These Unusual Decanters will make your Boring Dining Room Awesome


Decanters may not be your go-to feature for a dining room accessory (yes they are), but they give the perfect balance between art and function for you and your guests, without distracting from the food and drink on the table. Here are some examples of unusual decanters that show you why they’re worth spending your money on.


London designer Sebastian Bergne created EGG for the French online store designerbox. It can stand at any angle, making it a fun play with physics and an apt release in the run-up to Easter.

When asked about the decanter, Sebastian said that ‘the super transparency of precision glass means that the forms come to life as the vessels are filled.’


One of the best things about this decanter for me, apart from the fantastic design, is how affordable it is. Designer decanters can often cost a few hundred of whatever currency you’re using, but this one is a moderate €59.

Rainman carafe 
This is another affordable option, at £49 for those who don’t want to overspend. What is essentially a very plain carafe design is made amazing by its unique pouring system which aerates the wine, but, more importantly, looks really cool when pouring.

Grand Coeur

We’ve had a few affordable options, so let’s go ridiculous for a while. The Grand Coeur (Big Heart) is 3,000 Euros and only 8 were made, along with four artists’ proofs. If we can forgive the price, which we can’t, but pretend we can, this is one of the most impressive decanters ever made.

Black Tie by Reidel

These decanters are free blown, which means the glass blower doesn’t use the aide of a mold. For this reason, every decanter will be slightly unique, and they describe with some pride that the length of the decanter depends on the length of the glass blower’s arm.
The difficulty in the craft justifies the slightly steep price of £495, and can be bought from the Riedel official website.

Minarets by Kacper Hamilton

This is a joint project from one of my favourite glass designers (they also do other things), Kacper Hamilton and Ezgi Turksoy.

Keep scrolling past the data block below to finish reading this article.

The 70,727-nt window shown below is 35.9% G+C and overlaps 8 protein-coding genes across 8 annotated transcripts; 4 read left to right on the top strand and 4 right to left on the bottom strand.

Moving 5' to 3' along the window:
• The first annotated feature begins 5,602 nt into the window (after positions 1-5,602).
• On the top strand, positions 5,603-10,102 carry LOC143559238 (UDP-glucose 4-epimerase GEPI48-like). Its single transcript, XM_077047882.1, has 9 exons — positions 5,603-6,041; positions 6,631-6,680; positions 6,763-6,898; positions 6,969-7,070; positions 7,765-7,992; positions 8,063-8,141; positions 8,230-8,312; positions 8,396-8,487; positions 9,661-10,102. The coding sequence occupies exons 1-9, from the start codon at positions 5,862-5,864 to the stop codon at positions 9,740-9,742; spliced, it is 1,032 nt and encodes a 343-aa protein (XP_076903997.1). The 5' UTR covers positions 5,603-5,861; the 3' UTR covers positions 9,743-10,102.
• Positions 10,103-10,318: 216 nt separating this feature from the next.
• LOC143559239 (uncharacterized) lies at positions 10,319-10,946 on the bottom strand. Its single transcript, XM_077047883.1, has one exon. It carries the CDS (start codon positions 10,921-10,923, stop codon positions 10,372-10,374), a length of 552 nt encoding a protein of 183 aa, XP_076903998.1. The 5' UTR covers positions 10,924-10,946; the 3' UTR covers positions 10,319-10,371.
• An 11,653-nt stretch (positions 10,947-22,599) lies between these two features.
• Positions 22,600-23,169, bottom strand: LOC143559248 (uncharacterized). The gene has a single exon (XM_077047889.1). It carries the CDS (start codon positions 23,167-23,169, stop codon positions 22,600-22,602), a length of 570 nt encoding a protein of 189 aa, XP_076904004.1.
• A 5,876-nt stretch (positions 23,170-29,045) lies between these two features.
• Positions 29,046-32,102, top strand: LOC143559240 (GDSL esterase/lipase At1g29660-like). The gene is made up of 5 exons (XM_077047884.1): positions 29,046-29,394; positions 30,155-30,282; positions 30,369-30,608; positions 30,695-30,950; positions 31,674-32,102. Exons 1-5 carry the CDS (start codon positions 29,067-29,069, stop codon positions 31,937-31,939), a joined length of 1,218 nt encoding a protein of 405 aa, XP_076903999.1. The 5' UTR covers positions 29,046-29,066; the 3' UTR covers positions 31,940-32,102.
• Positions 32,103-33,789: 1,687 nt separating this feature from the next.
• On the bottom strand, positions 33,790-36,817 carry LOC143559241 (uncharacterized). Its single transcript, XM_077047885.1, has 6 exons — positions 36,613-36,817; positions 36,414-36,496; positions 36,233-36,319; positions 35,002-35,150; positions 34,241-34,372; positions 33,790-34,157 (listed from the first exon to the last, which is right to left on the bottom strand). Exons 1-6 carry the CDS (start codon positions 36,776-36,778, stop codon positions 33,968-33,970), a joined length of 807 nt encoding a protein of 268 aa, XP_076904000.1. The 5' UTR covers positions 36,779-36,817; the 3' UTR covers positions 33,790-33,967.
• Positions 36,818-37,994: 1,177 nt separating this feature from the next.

The forms of the found pieces have a strong visual reference of an architectural landscape, which reminded the designers of Istanbul with its tall Minarets towering above the rest of the city.

In Vino Veritas by Matali Crasset

This collection is described by Dezeen as a ‘collection of glass objects used for drinking wine’ rather than your plain old ‘decanters,’ so, in a way, I have a lot of respect for this collection.


Rogaska Aurea Duo Decanter

In the occasions where your table or menu is wide enough to have red and white available, this is a genius solution to what we can now look back and see has been a problem. The decanters don’t detach, creating an odd sense of balance when using and looking at the vessel.


Clay Decanter

Found on Pinterest and featured because this list just wasn’t roman-looking enough without it. Something which, I’m sure, no one would be happy about.



Florence Flask Lab Decanter

Breaking Bad has infected every part of our lives. This wasn’t inspired by the series, but I can think of a number of individuals who can and will make the connection. Does anyone have any blue wine?



Corked Decanter by Sebastian Bergne

The last decanter, and another by Sebastian Bergne. The bottom of the decanter you see here is the filling funnel and, once filled, the decanter is flipped over to be poured, using the corks to prevent a wine catastrophe.

The idea of this one-way system for the wine makes it a design that hovers somewhere above the ordinary.

The corked decanter is £88 and can be found on



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